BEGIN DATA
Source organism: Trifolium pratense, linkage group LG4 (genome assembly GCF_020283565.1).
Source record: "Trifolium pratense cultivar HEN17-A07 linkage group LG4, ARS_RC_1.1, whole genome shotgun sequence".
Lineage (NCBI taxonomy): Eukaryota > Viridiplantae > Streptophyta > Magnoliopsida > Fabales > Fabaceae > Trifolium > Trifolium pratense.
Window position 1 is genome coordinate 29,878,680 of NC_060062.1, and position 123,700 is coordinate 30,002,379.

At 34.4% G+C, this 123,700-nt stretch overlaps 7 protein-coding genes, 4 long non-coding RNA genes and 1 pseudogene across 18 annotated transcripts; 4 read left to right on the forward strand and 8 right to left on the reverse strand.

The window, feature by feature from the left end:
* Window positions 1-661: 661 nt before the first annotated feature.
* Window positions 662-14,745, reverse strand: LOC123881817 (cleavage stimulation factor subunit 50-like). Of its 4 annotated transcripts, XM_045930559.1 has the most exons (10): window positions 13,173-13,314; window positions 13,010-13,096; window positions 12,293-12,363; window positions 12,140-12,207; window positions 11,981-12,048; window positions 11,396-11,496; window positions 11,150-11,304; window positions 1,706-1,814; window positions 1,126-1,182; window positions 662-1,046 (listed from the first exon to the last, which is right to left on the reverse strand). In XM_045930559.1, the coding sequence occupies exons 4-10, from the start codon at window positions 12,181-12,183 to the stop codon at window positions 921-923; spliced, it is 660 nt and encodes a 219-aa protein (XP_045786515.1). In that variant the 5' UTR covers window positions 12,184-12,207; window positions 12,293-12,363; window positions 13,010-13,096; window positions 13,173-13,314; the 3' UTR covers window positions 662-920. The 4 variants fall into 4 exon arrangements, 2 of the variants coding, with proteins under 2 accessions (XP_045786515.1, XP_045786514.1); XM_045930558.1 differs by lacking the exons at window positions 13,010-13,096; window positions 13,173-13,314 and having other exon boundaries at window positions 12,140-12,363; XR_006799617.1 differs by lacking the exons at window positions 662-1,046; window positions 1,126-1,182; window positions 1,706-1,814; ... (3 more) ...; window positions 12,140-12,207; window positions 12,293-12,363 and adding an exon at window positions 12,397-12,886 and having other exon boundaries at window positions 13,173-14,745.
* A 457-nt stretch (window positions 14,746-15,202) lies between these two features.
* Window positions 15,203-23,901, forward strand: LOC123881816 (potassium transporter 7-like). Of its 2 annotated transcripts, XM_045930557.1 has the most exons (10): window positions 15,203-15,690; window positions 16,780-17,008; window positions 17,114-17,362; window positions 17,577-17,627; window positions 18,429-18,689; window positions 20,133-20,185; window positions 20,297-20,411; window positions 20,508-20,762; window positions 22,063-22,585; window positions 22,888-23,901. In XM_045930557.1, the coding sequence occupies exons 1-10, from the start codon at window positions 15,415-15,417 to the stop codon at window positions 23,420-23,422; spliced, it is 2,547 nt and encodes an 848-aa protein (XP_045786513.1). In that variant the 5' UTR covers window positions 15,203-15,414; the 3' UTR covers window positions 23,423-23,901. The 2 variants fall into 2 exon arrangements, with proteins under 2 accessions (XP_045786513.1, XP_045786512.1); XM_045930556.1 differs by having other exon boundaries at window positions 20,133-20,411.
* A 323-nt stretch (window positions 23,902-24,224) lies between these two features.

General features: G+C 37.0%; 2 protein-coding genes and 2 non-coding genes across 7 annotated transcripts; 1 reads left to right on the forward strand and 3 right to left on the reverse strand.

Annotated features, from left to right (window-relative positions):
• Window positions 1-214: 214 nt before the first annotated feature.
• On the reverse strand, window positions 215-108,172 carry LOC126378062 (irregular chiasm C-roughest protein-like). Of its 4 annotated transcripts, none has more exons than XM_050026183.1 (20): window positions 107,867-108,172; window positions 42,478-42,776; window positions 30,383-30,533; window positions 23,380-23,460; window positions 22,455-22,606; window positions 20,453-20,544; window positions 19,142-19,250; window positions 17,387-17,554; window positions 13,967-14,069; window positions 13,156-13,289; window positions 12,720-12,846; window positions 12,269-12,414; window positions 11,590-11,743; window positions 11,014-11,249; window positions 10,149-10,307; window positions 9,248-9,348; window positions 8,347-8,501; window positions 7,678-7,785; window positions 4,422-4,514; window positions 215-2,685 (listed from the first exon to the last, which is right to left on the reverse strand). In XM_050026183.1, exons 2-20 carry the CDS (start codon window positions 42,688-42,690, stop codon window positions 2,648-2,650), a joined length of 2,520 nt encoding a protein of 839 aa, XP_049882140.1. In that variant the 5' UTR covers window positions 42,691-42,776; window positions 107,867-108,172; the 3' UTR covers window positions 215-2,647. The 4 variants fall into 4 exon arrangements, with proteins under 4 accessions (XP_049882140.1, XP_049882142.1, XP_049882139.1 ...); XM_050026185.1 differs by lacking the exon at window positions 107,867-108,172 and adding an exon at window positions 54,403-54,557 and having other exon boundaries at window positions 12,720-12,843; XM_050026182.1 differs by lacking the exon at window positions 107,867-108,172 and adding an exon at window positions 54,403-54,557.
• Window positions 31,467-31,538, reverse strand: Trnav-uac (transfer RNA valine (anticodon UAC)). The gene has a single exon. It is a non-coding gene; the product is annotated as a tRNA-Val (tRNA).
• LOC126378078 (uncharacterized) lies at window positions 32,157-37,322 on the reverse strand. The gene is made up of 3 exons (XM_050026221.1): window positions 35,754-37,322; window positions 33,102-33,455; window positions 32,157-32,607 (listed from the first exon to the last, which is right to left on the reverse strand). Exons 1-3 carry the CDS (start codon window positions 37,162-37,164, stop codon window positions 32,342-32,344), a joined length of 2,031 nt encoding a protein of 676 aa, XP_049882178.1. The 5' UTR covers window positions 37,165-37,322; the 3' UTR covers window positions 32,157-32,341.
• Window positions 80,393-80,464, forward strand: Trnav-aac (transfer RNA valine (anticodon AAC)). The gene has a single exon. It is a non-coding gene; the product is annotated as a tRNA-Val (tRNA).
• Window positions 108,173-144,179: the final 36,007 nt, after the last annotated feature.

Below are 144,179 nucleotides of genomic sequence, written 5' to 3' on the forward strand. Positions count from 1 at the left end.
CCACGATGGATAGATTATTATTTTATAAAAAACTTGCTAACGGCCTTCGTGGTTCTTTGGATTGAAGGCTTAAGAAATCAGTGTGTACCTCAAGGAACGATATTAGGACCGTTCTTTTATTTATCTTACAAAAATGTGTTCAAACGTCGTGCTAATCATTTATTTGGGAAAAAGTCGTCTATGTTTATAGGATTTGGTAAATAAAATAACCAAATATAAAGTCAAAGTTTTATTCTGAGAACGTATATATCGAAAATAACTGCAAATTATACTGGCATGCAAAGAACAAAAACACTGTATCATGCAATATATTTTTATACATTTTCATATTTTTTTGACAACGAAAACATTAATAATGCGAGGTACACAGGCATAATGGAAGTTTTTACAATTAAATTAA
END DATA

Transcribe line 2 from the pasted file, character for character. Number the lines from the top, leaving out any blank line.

Source record: "Trifolium pratense cultivar HEN17-A07 linkage group LG4, ARS_RC_1.1, whole genome shotgun sequence".